In these days of biased non-objective reporting by establishment media outlets, the Wall Street Journal has stood out for its coverage of Donald Trump the candidate and now Donald Trump the President. Some of the Journal’s news reports are maddening for those who like POTUS 45, but others have been rather impartial. The reason for this is Editor-in-Chief Gerard Baker. And like any and all people who either like Trump or are willing to treat him fairly – Baker is under attack.
The latest dust-up came after Mr. Baker held a meeting with Journal reporters earlier this week. But before we get to that little drama, a little background is in order.
In January the Editor-in-Chief wrote an article titled, “Trump ‘Lies’ and Honest Journalism” in the WSJ editorial pages. Here is an excerpt:
In a New Year’s Day broadcast on NBC’s “Meet The Press,” moderator Chuck Todd asked whether I, as the editor in chief of the Journal, would be comfortable characterizing in our journalism something Mr. Trump says as a “lie.”
Here’s what I said: “I’d be careful about using the word ‘lie.’ ‘Lie’ implies much more than just saying something that’s false. It implies a deliberate intent to mislead.”
Immediately, my remarks were followed by another fit of Trump-induced pearl-clutching among the journalistic elite. Dan Rather, a former television newsman of some renown, weighed in to call the remarks “deeply disturbing.” I will confess to feeling a little burst of pride at being instructed in reporting ethics by Mr. Rather. It feels a little like being lectured on the virtues of abstinence by Keith Richards.
The issue is not whether we reporters should test what he, or anyone, says against the known and established facts and offer a fair assessment of its veracity. We do that all the time. We have a duty to our readers to ascertain whether the people we report on are telling the truth. The question is how we present our reporting.
I believe the right approach is to present our readers with the facts. This does not mean presenting a false equivalence between one person’s inaccurate statement and the observable truth, as though they were of equal epistemic value, but a weighing of a claim against the known facts.
Wow – did you catch the last paragraph of that excerpt? Let me point it out for you:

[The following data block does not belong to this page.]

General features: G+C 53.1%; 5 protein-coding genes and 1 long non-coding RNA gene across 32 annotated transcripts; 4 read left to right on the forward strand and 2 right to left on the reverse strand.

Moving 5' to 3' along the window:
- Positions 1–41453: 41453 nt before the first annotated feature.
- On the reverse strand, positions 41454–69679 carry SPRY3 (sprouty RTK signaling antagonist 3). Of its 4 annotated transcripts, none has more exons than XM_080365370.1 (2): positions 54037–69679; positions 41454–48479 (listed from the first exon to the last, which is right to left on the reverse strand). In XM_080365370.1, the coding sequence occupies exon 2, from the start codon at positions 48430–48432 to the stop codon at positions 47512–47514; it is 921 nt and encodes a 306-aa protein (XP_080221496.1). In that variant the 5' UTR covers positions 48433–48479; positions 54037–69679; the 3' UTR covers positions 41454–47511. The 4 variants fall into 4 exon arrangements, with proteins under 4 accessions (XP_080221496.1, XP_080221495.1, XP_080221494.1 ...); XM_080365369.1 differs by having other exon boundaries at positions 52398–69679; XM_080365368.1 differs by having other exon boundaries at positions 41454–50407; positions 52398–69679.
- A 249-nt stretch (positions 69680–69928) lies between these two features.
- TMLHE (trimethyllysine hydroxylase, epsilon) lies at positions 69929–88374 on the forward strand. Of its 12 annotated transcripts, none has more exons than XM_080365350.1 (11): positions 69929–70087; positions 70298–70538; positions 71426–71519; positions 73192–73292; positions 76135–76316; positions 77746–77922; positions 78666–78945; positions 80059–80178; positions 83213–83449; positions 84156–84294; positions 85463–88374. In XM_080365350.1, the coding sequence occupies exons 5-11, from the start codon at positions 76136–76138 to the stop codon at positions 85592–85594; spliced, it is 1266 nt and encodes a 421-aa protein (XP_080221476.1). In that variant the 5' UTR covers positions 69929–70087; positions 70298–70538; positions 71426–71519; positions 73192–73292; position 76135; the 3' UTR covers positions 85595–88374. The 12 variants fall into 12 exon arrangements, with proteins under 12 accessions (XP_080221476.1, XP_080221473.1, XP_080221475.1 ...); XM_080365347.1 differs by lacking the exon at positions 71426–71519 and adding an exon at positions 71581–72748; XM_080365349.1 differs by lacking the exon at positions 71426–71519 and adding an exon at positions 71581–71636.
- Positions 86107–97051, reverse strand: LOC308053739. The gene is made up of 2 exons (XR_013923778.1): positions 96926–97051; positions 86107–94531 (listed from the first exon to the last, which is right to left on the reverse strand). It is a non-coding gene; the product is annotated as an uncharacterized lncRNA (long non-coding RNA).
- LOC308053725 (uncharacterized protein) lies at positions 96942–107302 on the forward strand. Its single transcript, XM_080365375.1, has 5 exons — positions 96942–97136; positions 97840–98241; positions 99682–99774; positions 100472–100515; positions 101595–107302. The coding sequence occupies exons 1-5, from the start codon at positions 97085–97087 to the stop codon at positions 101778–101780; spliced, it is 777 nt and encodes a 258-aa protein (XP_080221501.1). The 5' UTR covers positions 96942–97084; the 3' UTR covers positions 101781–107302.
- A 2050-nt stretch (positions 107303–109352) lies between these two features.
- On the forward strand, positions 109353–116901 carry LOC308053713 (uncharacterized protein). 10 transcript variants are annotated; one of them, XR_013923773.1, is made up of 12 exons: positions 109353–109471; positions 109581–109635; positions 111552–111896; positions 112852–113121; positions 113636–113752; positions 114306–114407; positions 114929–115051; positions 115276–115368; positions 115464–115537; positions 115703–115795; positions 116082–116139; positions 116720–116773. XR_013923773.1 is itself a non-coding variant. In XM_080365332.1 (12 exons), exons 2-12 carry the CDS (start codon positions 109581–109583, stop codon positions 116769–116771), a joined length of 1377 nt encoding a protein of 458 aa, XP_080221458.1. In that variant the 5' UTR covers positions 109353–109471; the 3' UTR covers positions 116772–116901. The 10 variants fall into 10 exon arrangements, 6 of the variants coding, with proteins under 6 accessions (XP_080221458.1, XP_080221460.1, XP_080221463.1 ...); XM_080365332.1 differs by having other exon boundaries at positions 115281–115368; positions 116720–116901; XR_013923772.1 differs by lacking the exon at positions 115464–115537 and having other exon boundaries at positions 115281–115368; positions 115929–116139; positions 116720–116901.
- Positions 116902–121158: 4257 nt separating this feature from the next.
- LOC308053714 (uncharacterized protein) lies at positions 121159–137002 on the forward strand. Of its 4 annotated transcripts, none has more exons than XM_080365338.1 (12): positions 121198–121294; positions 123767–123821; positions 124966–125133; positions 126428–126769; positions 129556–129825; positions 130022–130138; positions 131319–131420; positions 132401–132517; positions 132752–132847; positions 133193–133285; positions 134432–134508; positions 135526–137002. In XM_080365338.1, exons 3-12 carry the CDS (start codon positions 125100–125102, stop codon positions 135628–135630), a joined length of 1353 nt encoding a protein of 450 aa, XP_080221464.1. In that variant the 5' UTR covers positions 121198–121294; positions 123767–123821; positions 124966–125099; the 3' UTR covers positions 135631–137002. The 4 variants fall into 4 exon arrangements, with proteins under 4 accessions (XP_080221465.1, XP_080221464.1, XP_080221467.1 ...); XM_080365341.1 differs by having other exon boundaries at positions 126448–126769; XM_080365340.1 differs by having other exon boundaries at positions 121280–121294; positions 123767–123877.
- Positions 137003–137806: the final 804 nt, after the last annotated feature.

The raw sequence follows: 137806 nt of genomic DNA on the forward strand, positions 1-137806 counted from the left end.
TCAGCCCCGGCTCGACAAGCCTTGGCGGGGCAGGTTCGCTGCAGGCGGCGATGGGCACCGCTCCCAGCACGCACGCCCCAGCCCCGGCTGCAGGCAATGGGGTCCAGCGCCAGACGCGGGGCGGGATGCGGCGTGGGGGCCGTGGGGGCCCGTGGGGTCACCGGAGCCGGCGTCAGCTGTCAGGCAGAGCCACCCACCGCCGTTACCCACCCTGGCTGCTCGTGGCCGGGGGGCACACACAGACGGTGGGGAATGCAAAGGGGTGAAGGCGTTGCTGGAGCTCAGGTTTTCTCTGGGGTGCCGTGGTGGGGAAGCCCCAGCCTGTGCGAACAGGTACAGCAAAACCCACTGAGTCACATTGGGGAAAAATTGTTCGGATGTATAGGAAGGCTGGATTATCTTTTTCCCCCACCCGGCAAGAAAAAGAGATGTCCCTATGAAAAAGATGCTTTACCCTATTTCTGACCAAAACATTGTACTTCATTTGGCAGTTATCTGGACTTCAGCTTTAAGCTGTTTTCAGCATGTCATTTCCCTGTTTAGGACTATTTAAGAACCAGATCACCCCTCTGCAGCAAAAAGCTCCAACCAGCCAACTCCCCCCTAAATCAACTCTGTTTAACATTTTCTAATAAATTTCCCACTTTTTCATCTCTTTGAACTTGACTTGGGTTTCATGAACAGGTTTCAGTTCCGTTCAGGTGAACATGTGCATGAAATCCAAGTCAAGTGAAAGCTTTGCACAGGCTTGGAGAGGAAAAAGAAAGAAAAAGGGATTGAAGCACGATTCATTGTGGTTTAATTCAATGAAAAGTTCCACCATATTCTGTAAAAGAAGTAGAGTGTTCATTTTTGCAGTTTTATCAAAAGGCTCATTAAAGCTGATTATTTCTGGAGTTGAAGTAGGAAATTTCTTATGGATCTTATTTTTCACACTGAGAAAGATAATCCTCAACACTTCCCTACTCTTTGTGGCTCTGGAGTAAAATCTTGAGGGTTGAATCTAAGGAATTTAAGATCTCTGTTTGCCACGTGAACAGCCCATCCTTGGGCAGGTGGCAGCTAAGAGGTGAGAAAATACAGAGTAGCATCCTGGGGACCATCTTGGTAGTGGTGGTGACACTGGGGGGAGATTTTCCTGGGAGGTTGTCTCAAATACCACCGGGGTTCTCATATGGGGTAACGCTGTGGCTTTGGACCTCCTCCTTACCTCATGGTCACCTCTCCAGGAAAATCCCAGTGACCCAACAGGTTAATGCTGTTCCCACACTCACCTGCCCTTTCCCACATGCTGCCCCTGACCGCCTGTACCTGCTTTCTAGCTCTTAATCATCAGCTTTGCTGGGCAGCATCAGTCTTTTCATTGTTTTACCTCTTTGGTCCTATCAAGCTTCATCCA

I believe the right approach is to present our readers with the facts.
You can imagine that this statement alone put Mr. Baker on the no-Trump hit list. And now the lions are beginning to come out of the cage. To wit: This article in Politico this week:
Concerns about the Journal’s Trump report have been simmering since at least the fall, when the paper garnered a reputation for access-driven campaign coverage that stood in contrast to aggressive investigations being pursued by competitors like The New York Times and The Washington Post. The tensions came to a head a couple of weeks ago after many staffers took issue with a late-night email from Baker cautioning them against using the phrase “majority Muslim” when describing countries impacted by Trump’s immigration ban. (During the town hall, Baker said he hadn’t chosen his words “as carefully as I should” have because he had been asleep.) Journalists at the paper have aired concerns during internal meetings with editors as well as on a private email chain that has been circulating for months.
Baker, a veteran British editor and columnist who became editor in chief of the Journal in late 2012, is known for his conservative bona fides, which has perhaps fueled some of the internal rumblings that he has at times been resistant to aggressive Trump reporting.
OMG – a conservative news editor? Disaster! That’s entirely against current establishment media protocol. Isn’t Mr. Baker aware of that? The upshot of Mr. Baker’s conservative bona fides is a nasty-gram this week from none other than that bastion of objectivity The New York Times. Don’t bother to click through; it’s not worth your time.
Bottom line: If you are anti-Trump you are lauded by your colleagues in the press. If you are even so much as balanced, you are under suspicion. And – heaven forbid – should you be an actual conservative – then you are public enemy number one.
If I were Mr. Gerard Baker of the Wall Street Journal, I’d watch my back.